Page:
How LeBron’s new max contract limits Lakers’ trade options, explained

Well, so much for LeBron James taking a pay cut.

James agreed to terms Wednesday on a two-year, $104 million max contract with the Lakers, according to multiple reports. The deal contains both a player option in 2025-26 and a no-trade clause, which means James has full control over his future from here.

If James takes his full max salary of nearly $50 million, that would push the Lakers slightly over the $188.9 million second apron. His agent, Rich Paul of Klutch Sports, “is planning to discuss with Lakers general manager Rob Pelinka the possibility of taking $1 million or so below the maximum” to keep the Lakers below the second apron, according to ESPN’s Adrian Wojnarowski.

Either way, the Lakers’ proximity to the second apron will greatly limit how they can round out their roster around James and Anthony Davis.

Teams above either the first or second apron can’t acquire players via sign-and-trade, can’t take back more salary in a trade than they send out, and don’t have access to the non-taxpayer mid-level exception. The Lakers would have to shed nearly $25 million in salary without taking money back to get far enough below the first apron to use the full $12.8 million non-taxpayer MLE. (In other words: DeMar DeRozan probably isn’t coming home.)

Teams above the second apron are subject to all of those restrictions and more. They can’t aggregate salaries in trades, can’t send cash in trades and can’t even receive players in return when they sign-and-trade their own free agents elsewhere. They also can’t use pre-existing trade exceptions, and they can’t trade first-round picks seven years in the future.

All of these restrictions apply post-transaction, so the Lakers could aggregate contracts in a trade as long as they don’t take more salary back than they send out and finish the deal below the second apron. Between D’Angelo Russell ($18.7 million), Rui Hachimura ($17 million), Gabe Vincent ($11 million) and Jarred Vanderbilt ($10.7 million), they have plenty of contracts that they could combine to acquire a bigger salary and still stay below the second apron after the fact.

Portland Trail Blazers forward Jerami Grant recently arose as one such possibility. He’s making $29.8 million this year, so the Lakers would have to package either Russell and Hachimura together or one of those two with Vincent/Vanderbilt and one more small contract (Christian Wood, Jaxson Hayes and Cam Reddish would all work). They would need to stay far enough below the second apron after the trade to be able to add another minimum contract or two afterward, though.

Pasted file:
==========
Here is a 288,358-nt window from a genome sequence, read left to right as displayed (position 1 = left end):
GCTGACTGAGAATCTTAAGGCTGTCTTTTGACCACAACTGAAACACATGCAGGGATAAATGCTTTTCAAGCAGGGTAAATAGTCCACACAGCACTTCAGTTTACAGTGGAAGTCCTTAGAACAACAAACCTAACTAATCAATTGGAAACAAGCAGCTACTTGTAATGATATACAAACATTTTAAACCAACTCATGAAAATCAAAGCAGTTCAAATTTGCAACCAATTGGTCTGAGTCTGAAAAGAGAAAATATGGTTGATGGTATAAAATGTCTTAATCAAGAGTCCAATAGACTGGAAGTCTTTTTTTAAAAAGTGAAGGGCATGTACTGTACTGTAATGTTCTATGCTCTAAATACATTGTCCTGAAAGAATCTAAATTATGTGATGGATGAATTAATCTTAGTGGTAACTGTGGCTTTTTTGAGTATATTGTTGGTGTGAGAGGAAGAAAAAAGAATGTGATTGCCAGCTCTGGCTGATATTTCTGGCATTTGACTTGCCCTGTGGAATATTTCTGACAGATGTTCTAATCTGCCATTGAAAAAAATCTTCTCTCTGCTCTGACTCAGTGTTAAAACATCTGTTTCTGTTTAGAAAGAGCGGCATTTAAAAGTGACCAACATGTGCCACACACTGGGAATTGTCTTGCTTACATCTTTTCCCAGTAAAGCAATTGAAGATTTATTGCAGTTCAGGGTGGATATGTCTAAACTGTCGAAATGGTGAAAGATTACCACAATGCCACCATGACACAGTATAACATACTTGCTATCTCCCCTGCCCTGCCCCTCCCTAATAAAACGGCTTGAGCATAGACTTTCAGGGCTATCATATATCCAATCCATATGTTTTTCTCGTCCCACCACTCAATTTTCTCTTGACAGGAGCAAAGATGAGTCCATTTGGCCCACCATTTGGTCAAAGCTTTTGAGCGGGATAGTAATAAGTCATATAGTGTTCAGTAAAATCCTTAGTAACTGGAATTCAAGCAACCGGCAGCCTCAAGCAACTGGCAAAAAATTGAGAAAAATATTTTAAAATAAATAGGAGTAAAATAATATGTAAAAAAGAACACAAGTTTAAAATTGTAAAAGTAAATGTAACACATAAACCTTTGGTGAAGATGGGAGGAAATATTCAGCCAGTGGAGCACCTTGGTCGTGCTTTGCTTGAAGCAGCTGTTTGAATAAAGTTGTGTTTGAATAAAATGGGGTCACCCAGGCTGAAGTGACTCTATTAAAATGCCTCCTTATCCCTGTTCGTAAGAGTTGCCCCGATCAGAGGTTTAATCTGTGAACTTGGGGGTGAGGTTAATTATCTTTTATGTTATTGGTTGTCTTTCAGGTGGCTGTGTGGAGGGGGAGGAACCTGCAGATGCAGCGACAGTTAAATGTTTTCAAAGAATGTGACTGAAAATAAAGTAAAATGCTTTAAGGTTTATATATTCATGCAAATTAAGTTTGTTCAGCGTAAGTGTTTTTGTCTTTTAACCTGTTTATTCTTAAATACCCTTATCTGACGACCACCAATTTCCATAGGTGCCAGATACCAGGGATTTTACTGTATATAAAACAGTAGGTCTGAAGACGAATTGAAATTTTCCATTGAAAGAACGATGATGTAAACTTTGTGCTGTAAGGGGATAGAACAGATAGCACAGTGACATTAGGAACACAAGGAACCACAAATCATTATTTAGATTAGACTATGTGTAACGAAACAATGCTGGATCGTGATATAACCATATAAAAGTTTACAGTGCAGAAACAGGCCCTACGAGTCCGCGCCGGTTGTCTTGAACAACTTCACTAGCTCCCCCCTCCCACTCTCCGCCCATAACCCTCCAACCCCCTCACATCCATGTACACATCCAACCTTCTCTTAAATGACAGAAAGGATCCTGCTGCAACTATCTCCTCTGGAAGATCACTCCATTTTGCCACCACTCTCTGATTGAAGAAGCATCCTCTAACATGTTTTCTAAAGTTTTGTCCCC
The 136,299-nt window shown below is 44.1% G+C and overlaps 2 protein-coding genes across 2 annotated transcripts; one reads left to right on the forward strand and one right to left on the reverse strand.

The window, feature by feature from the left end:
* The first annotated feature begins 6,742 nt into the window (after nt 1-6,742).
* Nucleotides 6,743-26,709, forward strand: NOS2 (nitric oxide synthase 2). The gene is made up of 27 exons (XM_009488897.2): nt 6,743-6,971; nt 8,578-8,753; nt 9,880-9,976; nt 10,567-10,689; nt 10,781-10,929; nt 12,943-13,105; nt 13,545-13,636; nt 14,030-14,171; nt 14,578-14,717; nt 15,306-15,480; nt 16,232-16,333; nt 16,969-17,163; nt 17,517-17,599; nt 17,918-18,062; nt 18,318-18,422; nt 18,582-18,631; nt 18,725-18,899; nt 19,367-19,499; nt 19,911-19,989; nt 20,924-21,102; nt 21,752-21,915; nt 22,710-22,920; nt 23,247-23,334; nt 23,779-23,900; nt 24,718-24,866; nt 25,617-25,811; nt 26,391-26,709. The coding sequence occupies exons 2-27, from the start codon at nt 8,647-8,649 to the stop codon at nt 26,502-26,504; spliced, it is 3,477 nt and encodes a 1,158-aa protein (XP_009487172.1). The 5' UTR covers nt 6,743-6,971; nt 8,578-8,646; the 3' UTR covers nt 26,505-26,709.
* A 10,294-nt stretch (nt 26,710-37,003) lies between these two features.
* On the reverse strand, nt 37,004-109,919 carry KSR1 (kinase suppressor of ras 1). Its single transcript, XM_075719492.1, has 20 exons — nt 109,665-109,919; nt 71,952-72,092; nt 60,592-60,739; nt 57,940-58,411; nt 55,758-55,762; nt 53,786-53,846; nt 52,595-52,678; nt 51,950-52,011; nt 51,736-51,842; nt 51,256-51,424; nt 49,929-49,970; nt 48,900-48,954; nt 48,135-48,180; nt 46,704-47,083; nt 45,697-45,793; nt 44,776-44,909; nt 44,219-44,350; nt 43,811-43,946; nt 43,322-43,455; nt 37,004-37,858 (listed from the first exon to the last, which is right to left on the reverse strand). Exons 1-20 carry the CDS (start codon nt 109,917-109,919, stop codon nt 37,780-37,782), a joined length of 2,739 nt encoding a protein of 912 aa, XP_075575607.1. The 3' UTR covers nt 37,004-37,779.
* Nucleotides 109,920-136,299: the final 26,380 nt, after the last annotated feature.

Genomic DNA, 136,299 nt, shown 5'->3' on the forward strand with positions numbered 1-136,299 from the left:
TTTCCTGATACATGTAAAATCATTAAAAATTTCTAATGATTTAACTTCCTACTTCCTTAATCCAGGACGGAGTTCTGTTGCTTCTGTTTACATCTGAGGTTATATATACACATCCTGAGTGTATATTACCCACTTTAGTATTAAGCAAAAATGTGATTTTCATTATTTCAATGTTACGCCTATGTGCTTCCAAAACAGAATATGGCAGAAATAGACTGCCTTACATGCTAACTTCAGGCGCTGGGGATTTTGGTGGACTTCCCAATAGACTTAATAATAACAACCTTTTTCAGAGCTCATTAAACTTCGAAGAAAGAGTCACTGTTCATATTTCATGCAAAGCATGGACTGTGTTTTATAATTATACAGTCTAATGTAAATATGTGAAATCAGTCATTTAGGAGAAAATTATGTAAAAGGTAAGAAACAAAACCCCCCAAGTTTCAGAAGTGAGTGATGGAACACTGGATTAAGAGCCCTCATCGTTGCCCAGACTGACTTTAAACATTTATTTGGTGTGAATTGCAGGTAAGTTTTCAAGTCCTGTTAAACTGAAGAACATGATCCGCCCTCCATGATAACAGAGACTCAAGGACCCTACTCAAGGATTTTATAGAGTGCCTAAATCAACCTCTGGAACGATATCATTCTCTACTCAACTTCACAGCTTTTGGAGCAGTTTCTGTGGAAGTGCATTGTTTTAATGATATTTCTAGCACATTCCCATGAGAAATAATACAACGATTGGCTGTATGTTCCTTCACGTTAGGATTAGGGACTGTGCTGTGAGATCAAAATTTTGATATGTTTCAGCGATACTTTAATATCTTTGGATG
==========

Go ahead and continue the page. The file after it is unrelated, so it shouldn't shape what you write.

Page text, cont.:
If they traded Russell, Vincent and Wood ($32.7 million in total) for Grant, they’d be roughly $2.4 million below the second apron after the deal if James takes his full max salary. That would leave them enough room to add one minimum-salary contract ($2.1 million), but they wouldn’t be able to fit two. The math gets even tighter if they swapped out Russell for Hachimura, Vincent for Vanderbilt, or Wood for Hayes or Reddish.

It would be easier for the Lakers to fit Cam Johnson, who’s earning only $23.6 million this season. If they flipped Russell and Vanderbilt for him, they’d be nearly $5.3 million under the second apron with only one roster spot to fill. They’d have just enough wiggle room to use the taxpayer MLE ($5.2 million) and stay under the second apron, although they’d have limited flexibility from there.

Lakers general manager Rob Pelinka has repeatedly bemoaned how the NBA’s new collective bargaining agreement ties teams’ hands in terms of trades. Although he’s willing to include draft picks in “the right deal,” other teams “are aware” of the restrictions that the Lakers face and are “eager to take advantage of the Lakers if they come calling for a deal,” according to Bleacher Report’s Eric Pincus.

No one should begrudge James for taking his full max salary (or near-max, if he takes a slight pay cut to keep the Lakers below the second apron). The Lakers put themselves in this position by signing so many deals last summer with second-year player options, which all of Russell, Wood, Hayes and Reddish picked up this offseason.

Still, they now find themselves hamstrung because of the trade rules in the new CBA. That will make it far more difficult for Pelinka to find a cap-legal trade that improves their short-term championship outlook.

Unless otherwise noted, all stats via, PBPStats, Cleaning the Glass or Basketball Reference. All salary information via Spotter and salary-cap information via RealGM.

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